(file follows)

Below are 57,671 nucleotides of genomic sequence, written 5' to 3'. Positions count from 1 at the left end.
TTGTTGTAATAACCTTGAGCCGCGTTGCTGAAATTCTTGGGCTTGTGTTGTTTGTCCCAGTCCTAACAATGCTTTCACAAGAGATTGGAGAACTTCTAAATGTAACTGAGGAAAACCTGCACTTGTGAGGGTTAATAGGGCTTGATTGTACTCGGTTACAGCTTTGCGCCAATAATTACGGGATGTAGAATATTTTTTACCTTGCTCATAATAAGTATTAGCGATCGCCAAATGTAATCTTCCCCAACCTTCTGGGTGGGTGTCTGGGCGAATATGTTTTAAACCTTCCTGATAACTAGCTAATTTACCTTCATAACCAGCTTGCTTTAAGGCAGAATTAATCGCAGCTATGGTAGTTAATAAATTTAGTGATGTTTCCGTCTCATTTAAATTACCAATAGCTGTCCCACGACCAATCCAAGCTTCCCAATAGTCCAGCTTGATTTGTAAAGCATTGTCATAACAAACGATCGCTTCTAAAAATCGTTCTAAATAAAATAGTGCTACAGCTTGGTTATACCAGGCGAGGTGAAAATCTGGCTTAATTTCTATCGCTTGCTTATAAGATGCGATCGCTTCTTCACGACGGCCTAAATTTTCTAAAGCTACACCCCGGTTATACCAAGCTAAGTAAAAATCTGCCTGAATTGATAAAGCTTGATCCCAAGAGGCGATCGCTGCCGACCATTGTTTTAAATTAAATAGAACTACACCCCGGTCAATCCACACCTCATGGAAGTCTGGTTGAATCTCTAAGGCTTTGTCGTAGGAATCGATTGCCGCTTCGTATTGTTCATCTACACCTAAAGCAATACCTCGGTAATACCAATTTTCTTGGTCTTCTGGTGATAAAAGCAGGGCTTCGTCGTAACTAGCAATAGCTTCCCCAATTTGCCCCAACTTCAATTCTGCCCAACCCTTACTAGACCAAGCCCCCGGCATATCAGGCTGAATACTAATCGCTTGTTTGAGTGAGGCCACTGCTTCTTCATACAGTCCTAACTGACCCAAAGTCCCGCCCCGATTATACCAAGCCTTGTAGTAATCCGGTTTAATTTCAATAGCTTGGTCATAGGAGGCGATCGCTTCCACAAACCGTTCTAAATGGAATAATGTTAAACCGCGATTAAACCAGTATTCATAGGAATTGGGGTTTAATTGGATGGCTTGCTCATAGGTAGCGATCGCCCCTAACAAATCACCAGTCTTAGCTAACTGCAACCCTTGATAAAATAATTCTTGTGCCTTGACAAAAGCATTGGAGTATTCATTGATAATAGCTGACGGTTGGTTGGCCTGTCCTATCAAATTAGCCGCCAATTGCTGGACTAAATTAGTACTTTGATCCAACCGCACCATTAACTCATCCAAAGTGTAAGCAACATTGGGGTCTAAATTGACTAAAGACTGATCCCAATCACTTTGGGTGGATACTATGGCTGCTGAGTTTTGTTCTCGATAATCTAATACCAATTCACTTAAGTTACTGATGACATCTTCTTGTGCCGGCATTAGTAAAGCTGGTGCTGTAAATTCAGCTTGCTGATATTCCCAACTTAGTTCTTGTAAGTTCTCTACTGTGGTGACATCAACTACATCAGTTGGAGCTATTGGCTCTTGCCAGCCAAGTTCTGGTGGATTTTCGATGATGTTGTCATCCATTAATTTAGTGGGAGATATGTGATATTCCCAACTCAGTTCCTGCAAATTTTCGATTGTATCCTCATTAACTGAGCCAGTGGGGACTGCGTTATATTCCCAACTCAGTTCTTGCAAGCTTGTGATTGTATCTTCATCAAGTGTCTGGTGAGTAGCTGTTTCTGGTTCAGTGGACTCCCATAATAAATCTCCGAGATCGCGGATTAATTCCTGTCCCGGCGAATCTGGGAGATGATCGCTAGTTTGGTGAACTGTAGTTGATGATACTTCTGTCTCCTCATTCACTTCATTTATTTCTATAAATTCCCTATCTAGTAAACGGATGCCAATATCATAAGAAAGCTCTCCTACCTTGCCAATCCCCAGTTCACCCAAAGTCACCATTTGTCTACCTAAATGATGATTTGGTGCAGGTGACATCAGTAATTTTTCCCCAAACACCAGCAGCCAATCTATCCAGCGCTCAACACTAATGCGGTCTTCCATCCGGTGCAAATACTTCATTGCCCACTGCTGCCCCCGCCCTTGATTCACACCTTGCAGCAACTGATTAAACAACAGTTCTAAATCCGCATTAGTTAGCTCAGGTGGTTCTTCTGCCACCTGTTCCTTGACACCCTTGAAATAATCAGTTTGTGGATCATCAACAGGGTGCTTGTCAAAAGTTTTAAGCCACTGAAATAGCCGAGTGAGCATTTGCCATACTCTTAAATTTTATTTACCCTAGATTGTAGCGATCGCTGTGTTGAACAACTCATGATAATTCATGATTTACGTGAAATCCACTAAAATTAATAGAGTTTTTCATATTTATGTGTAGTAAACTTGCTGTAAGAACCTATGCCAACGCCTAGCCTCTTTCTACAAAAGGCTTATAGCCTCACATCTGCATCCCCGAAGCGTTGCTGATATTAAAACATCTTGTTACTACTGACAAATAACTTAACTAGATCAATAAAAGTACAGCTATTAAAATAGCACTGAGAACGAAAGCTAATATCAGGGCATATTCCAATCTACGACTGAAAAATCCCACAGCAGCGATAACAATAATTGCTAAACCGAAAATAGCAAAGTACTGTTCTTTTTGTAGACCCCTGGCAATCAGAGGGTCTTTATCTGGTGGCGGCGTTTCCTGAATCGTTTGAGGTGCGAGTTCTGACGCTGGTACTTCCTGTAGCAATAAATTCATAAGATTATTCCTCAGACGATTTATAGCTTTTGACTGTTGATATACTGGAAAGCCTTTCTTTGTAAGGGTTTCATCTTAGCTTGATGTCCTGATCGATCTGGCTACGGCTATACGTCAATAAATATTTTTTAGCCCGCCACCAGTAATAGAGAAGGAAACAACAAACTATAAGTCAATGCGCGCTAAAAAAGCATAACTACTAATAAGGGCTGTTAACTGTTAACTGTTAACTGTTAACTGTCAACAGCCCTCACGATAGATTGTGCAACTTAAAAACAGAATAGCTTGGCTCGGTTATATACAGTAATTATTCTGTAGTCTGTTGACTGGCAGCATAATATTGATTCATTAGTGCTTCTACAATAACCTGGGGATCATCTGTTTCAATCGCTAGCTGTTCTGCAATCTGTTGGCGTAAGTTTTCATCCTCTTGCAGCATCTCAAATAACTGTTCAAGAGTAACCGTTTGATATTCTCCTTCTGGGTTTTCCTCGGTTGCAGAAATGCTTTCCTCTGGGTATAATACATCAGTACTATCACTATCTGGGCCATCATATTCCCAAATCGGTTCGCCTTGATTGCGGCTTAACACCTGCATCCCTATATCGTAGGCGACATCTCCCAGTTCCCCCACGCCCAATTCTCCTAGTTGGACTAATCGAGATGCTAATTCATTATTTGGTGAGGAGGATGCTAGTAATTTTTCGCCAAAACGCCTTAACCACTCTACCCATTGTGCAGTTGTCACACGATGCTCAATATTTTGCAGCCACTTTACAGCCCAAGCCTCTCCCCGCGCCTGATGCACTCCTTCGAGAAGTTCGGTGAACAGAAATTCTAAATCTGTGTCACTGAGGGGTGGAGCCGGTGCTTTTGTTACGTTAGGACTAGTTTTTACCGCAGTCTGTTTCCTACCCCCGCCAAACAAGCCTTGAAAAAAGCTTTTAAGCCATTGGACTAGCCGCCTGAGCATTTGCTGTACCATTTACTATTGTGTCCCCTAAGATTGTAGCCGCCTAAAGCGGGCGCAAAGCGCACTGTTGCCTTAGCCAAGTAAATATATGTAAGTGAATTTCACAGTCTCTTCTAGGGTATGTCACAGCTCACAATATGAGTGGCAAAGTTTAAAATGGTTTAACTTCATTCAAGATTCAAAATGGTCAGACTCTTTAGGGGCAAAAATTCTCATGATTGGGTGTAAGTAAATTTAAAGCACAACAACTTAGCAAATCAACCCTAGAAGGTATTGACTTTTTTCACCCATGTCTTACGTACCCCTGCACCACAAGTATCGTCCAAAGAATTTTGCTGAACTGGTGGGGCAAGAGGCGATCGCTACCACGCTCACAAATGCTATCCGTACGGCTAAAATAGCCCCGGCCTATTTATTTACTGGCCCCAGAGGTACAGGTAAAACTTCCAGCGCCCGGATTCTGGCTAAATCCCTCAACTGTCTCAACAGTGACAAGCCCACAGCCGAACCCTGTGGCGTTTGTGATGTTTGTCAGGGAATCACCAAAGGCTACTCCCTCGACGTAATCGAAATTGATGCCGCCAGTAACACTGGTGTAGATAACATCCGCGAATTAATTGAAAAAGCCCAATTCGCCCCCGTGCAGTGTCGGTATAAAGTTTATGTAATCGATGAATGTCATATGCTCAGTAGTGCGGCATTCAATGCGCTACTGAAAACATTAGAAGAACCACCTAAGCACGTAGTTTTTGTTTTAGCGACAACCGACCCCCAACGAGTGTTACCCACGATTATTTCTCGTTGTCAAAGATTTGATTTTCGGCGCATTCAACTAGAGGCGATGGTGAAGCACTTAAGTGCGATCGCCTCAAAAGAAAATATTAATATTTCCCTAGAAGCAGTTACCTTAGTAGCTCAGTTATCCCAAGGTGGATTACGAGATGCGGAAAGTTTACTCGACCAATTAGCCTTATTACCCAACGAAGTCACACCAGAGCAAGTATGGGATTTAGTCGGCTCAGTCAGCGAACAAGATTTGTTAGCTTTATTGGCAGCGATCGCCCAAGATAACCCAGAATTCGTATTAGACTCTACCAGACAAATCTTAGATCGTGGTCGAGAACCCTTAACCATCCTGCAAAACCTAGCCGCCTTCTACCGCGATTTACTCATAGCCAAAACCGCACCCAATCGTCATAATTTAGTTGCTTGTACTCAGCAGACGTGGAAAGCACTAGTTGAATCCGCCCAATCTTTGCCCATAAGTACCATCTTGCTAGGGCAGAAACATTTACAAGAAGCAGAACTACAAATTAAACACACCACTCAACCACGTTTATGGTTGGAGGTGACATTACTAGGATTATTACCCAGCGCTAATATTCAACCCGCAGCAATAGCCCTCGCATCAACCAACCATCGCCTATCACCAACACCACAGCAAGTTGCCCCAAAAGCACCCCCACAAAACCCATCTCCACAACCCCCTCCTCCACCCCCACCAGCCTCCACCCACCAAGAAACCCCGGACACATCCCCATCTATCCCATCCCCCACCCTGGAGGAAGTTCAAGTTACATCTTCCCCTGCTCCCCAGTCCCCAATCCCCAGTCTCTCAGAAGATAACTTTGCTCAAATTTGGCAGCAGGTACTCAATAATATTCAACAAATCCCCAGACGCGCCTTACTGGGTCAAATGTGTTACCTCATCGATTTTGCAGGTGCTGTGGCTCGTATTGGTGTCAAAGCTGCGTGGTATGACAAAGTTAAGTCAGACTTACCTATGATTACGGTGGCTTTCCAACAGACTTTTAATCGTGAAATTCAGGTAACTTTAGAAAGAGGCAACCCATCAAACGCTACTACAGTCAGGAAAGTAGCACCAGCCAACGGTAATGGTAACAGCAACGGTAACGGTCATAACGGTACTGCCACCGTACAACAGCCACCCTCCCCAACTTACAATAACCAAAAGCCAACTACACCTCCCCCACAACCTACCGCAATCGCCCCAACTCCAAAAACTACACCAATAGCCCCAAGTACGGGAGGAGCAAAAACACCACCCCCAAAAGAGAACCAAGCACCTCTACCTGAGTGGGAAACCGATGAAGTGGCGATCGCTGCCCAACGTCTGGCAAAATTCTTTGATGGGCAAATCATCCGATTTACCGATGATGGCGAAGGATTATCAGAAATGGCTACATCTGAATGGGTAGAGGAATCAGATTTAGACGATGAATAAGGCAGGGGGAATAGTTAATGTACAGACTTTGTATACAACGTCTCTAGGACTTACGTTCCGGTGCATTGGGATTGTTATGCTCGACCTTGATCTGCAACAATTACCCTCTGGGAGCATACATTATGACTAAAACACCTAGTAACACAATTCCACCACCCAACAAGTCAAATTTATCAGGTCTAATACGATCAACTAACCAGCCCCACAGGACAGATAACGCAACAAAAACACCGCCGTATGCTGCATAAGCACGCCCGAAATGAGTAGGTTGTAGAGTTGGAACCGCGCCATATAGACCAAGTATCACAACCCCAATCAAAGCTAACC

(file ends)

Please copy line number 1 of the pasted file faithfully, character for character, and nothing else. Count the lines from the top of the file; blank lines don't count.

Below are 57,671 nucleotides of genomic sequence, written 5' to 3'. Positions count from 1 at the left end.